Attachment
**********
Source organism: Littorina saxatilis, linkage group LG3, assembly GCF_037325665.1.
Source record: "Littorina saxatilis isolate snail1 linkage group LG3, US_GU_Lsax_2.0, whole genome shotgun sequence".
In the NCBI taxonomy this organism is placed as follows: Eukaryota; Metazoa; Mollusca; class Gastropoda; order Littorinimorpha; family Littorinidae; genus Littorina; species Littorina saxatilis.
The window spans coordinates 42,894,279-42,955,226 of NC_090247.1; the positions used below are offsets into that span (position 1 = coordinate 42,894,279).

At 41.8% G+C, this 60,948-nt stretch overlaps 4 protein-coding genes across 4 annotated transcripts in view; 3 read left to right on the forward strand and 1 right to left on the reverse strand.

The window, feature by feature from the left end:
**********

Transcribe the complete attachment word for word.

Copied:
Source organism: Littorina saxatilis, linkage group LG3, assembly GCF_037325665.1.
Source record: "Littorina saxatilis isolate snail1 linkage group LG3, US_GU_Lsax_2.0, whole genome shotgun sequence".
In the NCBI taxonomy this organism is placed as follows: Eukaryota; Metazoa; Mollusca; class Gastropoda; order Littorinimorpha; family Littorinidae; genus Littorina; species Littorina saxatilis.
The window spans coordinates 42,894,279-42,955,226 of NC_090247.1; the positions used below are offsets into that span (position 1 = coordinate 42,894,279).

At 41.8% G+C, this 60,948-nt stretch overlaps 4 protein-coding genes across 4 annotated transcripts in view; 3 read left to right on the forward strand and 1 right to left on the reverse strand.

The window, feature by feature from the left end: